When Jesus said, "[L]o, I am with you always, even unto the end of the world," He was pointing to the very meaning of His coming as Immanuel: that the presence of God assures the victory of His covenantally faithful people. 
Christians are to believe that His command carries with it the power for its accomplishment. As God said to Joshua, "Have I not commanded you? Be strong and of good courage; do not be afraid, nor be dismayed, for the LORD your God is with you wherever you go" (Josh. 1:9).  Christians must also "be strong and of good courage" because we know that God's promise and presence cannot fail. We must preach the Gospel with the confidence that God will prosper His Word and build His kingdom according to His covenant promise. With His presence the Church cannot fail!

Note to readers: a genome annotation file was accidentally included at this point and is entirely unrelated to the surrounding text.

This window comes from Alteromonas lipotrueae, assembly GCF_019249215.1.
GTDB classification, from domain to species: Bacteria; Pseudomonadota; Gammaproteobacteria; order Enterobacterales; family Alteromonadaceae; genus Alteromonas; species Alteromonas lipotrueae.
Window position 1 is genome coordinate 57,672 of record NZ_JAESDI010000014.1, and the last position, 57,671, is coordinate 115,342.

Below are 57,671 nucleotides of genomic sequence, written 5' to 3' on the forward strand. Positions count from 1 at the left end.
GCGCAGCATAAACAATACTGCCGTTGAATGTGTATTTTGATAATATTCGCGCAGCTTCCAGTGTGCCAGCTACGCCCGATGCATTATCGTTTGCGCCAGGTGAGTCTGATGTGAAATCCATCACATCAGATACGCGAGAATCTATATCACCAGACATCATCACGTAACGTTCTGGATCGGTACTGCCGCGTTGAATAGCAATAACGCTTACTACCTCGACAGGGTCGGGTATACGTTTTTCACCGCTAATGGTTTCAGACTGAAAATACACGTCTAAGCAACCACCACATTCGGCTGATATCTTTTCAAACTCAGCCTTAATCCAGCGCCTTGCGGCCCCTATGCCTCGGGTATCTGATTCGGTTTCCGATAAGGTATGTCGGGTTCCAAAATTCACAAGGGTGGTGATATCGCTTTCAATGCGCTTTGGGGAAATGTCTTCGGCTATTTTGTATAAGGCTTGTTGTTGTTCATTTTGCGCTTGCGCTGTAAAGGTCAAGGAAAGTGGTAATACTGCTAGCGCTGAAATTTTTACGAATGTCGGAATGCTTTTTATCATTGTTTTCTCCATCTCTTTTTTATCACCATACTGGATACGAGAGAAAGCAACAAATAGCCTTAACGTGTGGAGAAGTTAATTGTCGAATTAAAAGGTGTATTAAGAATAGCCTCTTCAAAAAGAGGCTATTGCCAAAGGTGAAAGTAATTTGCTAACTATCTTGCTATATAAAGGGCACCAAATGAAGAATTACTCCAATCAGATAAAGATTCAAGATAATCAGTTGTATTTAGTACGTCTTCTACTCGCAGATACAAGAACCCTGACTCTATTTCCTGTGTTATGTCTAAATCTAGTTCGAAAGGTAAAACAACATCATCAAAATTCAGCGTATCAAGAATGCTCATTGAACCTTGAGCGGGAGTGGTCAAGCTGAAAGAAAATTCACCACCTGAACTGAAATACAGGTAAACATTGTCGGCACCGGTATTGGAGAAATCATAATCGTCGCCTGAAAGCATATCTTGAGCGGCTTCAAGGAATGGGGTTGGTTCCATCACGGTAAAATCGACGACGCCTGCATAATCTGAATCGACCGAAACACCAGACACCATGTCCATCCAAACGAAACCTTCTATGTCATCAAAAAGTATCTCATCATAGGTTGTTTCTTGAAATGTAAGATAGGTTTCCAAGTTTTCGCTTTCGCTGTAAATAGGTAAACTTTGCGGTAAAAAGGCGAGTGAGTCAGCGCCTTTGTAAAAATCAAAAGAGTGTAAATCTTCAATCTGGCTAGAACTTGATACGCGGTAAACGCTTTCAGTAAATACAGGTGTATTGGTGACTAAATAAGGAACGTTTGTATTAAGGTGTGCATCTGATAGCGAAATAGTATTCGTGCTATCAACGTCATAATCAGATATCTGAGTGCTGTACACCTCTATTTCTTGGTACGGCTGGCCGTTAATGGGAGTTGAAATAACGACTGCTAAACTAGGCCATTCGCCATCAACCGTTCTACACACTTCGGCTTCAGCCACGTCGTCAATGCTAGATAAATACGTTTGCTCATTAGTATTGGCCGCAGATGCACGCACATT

Romans 11 is a central passage on the spread of the Gospel. It is not, as some hold, a discourse on the second coming of Christ. Paul outlines the progress of the Gospel in three general stages. First, Israel as a whole having rejected Christ, a remnant of the Jews and a large number of Gentiles are converted to faith in Christ. Second, God's evident blessing on Christian Gentiles eventually provokes the Jews to jealousy and becomes the means of leading them to faith in the Gospel.  Third, the conversion of Israel results in the salvation of the world. Paul says nothing here of Christ's return; he is only speaking of the growth and influence of the Gospel. According to Paul, the progress of the Gospel will bring about the salvation of the world.